Monday, September 8, 2008
PEOPLE ARE still buzzing about Republican vice presidential nominee Sarah Palin's acceptance speech. But while her style has been minutely analyzed, very little commentary has focused on one of the few substantive claims she made about her brief tenure as governor of Alaska: that she "fought to bring about the largest private-sector infrastructure project in North American history . . . a nearly $40 billion natural gas pipeline to help lead America to energy independence." Is Ms. Palin right about the importance of the pipeline and her role in moving it forward?
Ms. Palin is indeed correct about the need to tap the 35 trillion cubic feet of natural gas under Alaska's North Slope, the same region whose oil made the state wealthy but which has begun to run dry. Natural gas demand is growing rapidly in North America, and low-carbon natural gas is better for the environment than coal or petroleum. This means that the outlook for gas prices is relatively bullish, making the economics of an Alaska pipeline more favorable than ever before. Yet for decades the idea has been deadlocked by federal and state politics -- and unless the United States can install a pipeline to transport Alaska's gas soon, companies may commit to foreign sources of liquefied natural gas, thus locking in long-term dependency on imports.
Congress passed legislation to expedite a pipeline in 2004. Ms. Palin's predecessor as governor, Republican Frank H. Murkowski, attempted to negotiate a deal with the three oil companies that control the North Slope gas, Exxon Mobil, BP and Conoco Phillips. His plan would have awarded the companies a long-term tax freeze in return for relatively weak commitments to actually build the pipeline. But even though Vice President Cheney and Sen. Ted Stevens (R-Alaska) lobbied hard for Mr. Murkowski's approach, Alaska's public and legislature balked, viewing the proposal as stacked in favor of the Big Three oil companies. Ms. Palin rode criticism of Mr. Murkowski's deal to victory over him in the 2006 Republican gubernatorial primary and then to the governor's office later that year. She reversed Mr. Murkowski's strategy, asking the legislature to pass a law setting criteria for a deal, then throwing the project open to companies other than the Big Three. The result was a commitment by an experienced pipeline company, TransCanada, to build the project, which may take 10 years, in return for $500 million in state seed money derived from Alaska's recent oil windfall.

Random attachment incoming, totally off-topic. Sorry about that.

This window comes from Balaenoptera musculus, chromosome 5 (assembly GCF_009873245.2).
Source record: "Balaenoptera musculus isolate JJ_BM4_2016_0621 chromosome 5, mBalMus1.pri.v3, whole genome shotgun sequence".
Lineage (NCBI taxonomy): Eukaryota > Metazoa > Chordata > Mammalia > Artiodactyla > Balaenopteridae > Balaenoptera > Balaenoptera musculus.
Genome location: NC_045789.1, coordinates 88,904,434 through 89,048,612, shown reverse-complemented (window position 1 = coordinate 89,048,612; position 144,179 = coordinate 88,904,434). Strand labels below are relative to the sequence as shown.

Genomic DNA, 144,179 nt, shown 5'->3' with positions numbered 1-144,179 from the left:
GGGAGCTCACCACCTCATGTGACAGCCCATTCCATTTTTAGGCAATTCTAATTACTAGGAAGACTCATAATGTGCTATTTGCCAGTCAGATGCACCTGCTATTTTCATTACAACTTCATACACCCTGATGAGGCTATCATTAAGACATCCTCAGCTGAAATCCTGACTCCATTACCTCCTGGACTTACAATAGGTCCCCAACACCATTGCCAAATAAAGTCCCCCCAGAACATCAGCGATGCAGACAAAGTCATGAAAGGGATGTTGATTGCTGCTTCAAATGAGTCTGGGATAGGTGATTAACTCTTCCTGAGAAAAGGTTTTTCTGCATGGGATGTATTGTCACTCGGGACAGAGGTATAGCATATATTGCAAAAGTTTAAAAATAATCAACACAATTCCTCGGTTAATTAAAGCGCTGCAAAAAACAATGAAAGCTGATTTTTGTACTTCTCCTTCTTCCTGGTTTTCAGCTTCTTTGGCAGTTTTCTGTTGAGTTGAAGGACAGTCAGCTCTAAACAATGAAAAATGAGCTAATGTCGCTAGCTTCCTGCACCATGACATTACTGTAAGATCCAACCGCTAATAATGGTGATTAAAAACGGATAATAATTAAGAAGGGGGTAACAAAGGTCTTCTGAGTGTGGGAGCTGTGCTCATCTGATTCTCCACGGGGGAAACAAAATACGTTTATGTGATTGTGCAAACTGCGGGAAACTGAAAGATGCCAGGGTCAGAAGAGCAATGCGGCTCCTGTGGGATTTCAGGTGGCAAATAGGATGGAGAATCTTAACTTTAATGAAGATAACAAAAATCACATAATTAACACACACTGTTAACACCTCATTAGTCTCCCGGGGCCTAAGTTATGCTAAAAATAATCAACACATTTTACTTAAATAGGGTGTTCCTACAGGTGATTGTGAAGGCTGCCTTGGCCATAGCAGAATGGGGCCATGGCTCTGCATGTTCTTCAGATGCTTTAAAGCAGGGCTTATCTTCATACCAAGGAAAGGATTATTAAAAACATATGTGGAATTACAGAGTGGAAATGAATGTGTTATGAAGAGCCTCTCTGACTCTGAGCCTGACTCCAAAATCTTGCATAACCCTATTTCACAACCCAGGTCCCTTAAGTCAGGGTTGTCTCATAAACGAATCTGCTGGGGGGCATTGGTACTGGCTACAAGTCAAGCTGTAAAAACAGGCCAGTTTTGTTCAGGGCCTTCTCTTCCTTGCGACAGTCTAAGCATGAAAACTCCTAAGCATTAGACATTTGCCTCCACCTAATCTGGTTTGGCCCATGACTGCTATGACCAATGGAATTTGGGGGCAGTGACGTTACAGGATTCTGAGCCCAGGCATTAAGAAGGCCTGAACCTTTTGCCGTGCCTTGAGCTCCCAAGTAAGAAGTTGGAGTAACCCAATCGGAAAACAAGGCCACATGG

The oil companies still control the gas. So, if TransCanada actually gets all the necessary permits, assembles financing and builds the pipeline, the Big Three will have to be persuaded, years from now, to ship their gas through it on reasonable terms. Meanwhile, BP and Conoco Phillips have announced plans to build a pipeline of their own without the state's backing -- a sign that the political and economic wrangling over this immense and risky project is far from over. But it is also a sign that Ms. Palin's outflanking of the oil companies injected some competition and urgency into a process that was previously stalled. Perhaps her Democratic opponent for the governorship in 2006, who campaigned on similar ideas, would have achieved these results. Nevertheless, Ms. Palin actually did.